Gender Under-Enforcement in the Transitional Justice

Authored by: Fionnuala Ní Aoláin

Categories: Statebuilding
Sub-Categories: Political Transitions, Transitional Justice
Region: No Region
Year: 2012
Citation: Ní Aoláin, Fionnuala. "Gender Under-Enforcement in the Transitional Justice." In Gender in Transitional Justice, edited by Susanne Buckley-Zistel and Ruth Stanley, 59–87. New York: Palgrave Macmillan, 2012.

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Executive Summary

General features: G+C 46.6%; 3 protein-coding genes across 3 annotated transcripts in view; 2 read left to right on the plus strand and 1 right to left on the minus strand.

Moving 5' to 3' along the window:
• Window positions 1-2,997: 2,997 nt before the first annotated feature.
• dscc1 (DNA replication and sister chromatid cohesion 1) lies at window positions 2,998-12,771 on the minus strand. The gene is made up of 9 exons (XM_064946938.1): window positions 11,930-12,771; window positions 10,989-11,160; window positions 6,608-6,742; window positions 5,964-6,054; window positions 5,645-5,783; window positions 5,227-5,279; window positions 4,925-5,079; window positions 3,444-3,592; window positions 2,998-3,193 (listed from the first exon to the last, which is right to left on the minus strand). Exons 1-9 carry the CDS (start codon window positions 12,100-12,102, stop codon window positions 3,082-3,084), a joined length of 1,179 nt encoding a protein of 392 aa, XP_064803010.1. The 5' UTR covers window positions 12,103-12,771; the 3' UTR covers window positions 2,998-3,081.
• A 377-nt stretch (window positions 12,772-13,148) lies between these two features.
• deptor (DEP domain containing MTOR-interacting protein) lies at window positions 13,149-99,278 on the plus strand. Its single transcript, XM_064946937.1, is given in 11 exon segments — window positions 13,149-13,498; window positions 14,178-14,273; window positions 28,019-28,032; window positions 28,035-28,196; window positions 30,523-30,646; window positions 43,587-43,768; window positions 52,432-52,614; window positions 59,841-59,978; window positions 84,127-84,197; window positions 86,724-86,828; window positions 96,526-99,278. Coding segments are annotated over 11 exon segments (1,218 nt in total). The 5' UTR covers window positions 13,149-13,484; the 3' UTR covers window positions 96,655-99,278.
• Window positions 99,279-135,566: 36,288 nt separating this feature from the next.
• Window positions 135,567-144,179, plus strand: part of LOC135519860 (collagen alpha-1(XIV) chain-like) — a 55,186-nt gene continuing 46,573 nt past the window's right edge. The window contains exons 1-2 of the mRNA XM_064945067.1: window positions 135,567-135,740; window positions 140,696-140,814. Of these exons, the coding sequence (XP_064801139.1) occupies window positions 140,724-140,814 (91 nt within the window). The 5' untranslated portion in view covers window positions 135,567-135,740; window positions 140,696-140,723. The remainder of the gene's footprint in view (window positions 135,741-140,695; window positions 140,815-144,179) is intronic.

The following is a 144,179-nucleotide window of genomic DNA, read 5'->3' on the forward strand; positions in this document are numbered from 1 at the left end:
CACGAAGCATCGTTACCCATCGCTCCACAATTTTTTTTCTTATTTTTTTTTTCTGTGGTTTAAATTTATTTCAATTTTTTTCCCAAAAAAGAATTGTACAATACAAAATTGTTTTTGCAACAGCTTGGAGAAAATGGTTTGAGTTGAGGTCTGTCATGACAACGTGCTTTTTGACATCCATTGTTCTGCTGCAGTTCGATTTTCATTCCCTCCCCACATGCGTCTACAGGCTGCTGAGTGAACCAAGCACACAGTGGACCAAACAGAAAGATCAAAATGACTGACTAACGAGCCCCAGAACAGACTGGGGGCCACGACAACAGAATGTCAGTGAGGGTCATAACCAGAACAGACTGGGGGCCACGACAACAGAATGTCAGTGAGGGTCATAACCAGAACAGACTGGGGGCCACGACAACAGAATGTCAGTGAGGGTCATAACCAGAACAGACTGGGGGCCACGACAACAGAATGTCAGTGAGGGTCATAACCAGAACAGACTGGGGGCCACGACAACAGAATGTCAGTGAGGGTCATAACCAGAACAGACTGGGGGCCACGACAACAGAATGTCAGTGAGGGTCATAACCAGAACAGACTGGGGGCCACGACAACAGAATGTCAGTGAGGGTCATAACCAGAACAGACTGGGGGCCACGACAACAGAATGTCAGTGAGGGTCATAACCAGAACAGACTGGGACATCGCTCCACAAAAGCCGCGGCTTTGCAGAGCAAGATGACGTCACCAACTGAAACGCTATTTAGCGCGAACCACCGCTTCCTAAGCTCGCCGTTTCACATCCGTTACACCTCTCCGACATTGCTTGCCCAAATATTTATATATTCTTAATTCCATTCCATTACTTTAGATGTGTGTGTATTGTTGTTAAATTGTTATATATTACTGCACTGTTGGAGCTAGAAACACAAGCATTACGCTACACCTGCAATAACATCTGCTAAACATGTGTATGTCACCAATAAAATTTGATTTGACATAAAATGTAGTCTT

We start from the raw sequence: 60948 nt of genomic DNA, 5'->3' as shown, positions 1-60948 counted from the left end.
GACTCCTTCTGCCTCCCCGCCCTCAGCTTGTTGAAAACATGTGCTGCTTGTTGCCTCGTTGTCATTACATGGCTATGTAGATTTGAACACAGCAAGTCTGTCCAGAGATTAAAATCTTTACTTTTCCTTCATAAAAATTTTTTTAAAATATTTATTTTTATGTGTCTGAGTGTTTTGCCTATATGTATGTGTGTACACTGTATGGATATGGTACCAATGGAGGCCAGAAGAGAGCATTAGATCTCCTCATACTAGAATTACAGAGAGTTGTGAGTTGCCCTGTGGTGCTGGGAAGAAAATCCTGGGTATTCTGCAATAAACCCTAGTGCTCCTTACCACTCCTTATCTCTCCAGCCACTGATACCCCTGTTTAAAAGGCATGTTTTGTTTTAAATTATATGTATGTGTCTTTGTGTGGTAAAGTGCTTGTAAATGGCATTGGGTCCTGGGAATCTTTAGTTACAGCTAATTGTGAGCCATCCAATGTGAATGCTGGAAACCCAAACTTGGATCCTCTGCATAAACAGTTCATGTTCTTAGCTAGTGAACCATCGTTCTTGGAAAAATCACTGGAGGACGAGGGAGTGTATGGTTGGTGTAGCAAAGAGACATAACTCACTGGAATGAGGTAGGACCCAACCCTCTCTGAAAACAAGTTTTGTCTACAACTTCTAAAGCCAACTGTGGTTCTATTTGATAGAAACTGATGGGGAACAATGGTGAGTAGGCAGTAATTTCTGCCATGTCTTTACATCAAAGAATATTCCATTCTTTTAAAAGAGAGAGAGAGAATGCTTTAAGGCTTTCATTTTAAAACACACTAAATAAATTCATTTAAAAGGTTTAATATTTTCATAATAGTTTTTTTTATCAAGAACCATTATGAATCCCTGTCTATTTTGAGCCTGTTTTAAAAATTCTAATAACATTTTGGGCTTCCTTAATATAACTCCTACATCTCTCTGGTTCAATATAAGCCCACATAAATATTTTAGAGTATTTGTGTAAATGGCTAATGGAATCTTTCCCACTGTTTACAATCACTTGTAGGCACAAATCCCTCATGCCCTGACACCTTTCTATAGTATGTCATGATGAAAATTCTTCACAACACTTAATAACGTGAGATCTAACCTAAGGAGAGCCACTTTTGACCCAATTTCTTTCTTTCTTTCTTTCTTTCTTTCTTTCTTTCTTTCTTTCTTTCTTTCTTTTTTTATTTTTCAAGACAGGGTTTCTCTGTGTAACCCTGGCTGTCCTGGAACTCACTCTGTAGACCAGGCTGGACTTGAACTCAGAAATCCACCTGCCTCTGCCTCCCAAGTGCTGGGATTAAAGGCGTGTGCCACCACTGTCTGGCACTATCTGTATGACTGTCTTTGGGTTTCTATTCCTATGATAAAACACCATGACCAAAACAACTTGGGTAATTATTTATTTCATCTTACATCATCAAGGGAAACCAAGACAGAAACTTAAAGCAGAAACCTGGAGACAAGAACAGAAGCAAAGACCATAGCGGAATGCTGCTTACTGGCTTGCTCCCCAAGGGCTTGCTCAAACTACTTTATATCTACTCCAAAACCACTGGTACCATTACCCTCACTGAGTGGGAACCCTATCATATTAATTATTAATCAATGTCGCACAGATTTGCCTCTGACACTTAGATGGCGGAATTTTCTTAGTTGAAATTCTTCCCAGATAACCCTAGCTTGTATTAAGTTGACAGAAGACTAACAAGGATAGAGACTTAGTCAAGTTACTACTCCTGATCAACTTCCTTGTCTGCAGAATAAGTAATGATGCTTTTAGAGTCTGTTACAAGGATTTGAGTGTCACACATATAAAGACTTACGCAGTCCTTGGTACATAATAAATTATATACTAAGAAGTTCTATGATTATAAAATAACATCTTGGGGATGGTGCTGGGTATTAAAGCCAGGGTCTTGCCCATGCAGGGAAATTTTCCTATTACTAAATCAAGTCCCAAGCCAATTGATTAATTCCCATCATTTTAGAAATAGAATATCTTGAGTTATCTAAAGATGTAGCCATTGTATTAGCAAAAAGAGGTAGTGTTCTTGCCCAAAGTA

The transitional justice field has been, throughout its relatively short development phase, de facto exclusionary to the issues and concerns of women. This is not to say that the broad issues that have dominated the field have not influenced women’s lives (Bell, 2009a). Such core aspects of transitional justice’s domain as criminal accountability, restorative justice, reconciliation, amnesty, and lustration invariably affect women individually and as a group. Nor has the impact of transitional justice been uniformly negative. For example, greater emphasis on, and attention to, criminal accountability for systematic human rights violations has also addressed some of the harms experienced by women and is a positive development (Askin, 2009). There is increased recognition, however, that, in its broadest sense, the discourse and the practice of transitional justice has failed to take into account the unique needs and issues that women face in conflicted and repressive societies (Bell et al., 2004; 2007). Encouragingly, there has been a growing literature and practice that recognizes the gendered lacunae of transitional justice theory and practice, and identifies pragmatic and transformative routes forward.